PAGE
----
In his note, he begins by outlining the issue:

“The problem of the apostolate of lay people and of the formation of lay people for their apostolate can be exposed and solved starting from different points of departure, but which all lead to the same conclusions:

1. The Church, its mission, lay people in the Church.

2. God, the plan of God, in the Incarnation and the Redemption, participation of lay people in this plan of God.

3. The Christian’s mission in the world.

4. Man, his life, his problems, his worth and the mission of each person.”

He then drafts an extensive enquiry questionnaire for himself, which he also divides into several sections

First, he tackles “Secular and human problems” which he subdivides further into several categories:

  1. Ontological and personal, beginning with “Who am I? Why do I exist? How do I relate to others?”
  2. Family and emotional issues, beginning with “Who are my family? Who are my siblings? What about marriage?” etc.
  3. Free time: “How do I spend it? With whom? etc.
  4. Teaching and education: “How many years at school? What have I learned? Why did I leave school?
  5. Work: “What is my profession? Who do I work with? How long? Am I in a union?”
  6. Society, organisations and social institutions: “Do I exist alone? With whom? Should I be interested in various organisations?” etc.
  7. Human differences: “What are the differences between peoples?”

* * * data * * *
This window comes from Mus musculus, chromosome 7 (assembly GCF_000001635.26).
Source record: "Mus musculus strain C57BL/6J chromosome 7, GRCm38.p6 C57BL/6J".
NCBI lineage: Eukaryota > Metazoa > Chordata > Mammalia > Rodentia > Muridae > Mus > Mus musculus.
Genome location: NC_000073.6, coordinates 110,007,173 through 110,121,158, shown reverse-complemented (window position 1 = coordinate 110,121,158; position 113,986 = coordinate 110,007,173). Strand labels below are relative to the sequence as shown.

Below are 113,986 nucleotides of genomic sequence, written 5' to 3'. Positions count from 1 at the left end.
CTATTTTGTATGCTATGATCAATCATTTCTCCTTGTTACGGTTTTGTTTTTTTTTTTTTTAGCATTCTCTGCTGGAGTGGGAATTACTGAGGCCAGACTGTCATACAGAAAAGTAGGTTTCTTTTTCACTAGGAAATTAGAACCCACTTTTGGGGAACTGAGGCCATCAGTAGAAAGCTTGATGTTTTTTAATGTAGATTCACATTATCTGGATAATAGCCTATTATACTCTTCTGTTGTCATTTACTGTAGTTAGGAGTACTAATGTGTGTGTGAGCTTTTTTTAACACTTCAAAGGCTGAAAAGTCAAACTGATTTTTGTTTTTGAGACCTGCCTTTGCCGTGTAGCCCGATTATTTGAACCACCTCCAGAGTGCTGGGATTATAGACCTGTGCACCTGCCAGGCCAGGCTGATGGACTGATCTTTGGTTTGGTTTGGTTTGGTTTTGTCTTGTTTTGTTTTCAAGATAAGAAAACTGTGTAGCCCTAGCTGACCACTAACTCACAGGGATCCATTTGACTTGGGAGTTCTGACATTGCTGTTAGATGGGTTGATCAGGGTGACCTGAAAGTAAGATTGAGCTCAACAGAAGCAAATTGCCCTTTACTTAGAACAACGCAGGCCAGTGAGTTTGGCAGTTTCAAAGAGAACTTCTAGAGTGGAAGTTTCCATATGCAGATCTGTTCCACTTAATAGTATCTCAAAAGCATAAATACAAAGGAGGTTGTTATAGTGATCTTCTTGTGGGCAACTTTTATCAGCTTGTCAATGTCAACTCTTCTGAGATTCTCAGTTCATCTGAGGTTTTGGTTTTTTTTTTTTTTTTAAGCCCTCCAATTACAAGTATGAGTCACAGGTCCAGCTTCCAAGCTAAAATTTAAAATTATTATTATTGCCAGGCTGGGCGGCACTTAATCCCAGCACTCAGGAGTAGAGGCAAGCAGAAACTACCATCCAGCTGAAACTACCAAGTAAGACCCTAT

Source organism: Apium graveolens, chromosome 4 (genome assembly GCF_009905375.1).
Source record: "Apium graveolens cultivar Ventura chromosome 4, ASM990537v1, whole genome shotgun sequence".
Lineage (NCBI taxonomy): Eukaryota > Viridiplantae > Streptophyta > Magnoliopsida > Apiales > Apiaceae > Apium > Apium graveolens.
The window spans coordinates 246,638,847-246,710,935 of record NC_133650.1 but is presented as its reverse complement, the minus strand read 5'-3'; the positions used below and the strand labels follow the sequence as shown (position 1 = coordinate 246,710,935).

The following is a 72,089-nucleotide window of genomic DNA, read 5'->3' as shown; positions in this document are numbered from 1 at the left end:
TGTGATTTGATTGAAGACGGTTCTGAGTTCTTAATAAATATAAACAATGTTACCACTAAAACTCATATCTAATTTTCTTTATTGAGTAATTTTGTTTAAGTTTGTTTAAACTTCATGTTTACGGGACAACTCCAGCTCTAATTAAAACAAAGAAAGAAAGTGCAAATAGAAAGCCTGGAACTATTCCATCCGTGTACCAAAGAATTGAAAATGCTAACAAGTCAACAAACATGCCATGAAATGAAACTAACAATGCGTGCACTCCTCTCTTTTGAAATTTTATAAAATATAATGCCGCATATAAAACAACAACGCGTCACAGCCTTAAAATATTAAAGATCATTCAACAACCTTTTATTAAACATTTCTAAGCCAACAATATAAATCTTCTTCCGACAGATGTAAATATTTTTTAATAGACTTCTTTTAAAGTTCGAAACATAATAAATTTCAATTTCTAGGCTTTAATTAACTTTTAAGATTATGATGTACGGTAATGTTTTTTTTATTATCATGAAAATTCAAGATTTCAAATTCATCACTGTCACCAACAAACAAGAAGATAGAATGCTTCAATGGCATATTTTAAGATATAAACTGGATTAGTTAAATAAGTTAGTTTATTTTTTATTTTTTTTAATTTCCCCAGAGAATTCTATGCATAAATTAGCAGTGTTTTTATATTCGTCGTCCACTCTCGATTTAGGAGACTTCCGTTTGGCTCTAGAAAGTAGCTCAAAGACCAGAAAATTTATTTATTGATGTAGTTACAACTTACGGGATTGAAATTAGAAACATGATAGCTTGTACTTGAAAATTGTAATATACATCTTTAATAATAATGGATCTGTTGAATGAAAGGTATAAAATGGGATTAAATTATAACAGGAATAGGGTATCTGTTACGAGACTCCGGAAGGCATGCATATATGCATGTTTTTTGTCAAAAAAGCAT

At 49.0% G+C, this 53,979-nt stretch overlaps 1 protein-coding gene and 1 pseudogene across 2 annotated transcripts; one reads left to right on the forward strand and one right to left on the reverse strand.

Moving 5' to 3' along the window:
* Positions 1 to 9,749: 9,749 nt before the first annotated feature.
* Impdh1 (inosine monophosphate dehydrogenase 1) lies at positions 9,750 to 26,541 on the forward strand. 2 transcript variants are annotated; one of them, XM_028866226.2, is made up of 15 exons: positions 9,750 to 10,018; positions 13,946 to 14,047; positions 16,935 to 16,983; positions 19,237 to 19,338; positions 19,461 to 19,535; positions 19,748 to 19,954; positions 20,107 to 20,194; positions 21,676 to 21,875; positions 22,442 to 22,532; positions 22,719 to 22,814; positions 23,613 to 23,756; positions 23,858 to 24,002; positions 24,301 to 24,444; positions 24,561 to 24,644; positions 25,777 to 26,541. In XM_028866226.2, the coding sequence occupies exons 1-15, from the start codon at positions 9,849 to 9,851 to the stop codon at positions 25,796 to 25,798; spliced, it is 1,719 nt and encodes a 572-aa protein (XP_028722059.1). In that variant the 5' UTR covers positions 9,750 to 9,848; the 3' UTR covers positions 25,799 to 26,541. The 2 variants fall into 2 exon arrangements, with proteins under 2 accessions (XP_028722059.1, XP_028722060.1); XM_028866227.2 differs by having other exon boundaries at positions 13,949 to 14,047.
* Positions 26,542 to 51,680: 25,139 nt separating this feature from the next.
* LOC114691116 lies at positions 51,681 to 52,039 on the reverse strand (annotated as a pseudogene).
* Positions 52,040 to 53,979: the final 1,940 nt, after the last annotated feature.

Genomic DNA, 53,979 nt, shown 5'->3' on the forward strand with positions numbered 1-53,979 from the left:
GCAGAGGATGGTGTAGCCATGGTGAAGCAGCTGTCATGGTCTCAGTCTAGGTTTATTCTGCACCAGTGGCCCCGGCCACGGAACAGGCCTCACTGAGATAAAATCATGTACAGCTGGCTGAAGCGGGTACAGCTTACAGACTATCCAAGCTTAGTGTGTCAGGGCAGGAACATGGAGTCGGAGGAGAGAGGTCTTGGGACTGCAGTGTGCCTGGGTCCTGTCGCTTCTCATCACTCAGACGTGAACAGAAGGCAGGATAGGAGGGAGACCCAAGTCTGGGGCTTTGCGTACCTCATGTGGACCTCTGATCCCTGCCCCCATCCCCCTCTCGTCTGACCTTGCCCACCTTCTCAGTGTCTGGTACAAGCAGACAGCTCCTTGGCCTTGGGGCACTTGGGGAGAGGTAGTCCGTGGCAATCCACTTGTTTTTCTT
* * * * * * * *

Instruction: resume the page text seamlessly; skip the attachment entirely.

Cardijn then moves on to “Religious issues” beginning with the question of a person’s relationship with God, the meaning of the Incarnation of God, the existence of other religions, relationships with other Christians and non-believers, whether priests and pastors receive the kind of doctrinal and pastoral formation they need, etc.

Clearly conscious of the fact that his questions are likely to be fairly distant from the concerns of the PCLA, he explains their significance:

“In themselves for the understanding of their personal life in all its aspects: personal, family, professional, social, cultural, political, national and international;

for the understanding and realisation of their own mission in their own life in its aspects;

for the mutual promotion of this life in their immediate environment and in the world and for the union, understanding, progress, peace of all humanity;

for the eternal destiny of each and everyone;

for the glory of God and the realisation of his plan in the work of Creation and Redemption;

for collaboration in the work of the Church, in the ecumenical mission of the Church in the world of today and tomorrow.”

In a short Part II entitled “The apostolic formation of lay people” he explains that:

“1. The faithful in the Church must be formed

a) to discover these problems of their own life and that of all men

b) to discover the apostolic value of these problems

c) to learning and exercising their apostolic mission in their life, i.e. of the apostolic transformation of their own life in view of their apostolic mission immediate.

2. This apostolic formation begins at birth in the family, intensifies in school, becomes more precise and adapts to the moment of choosing and learning about their state of life.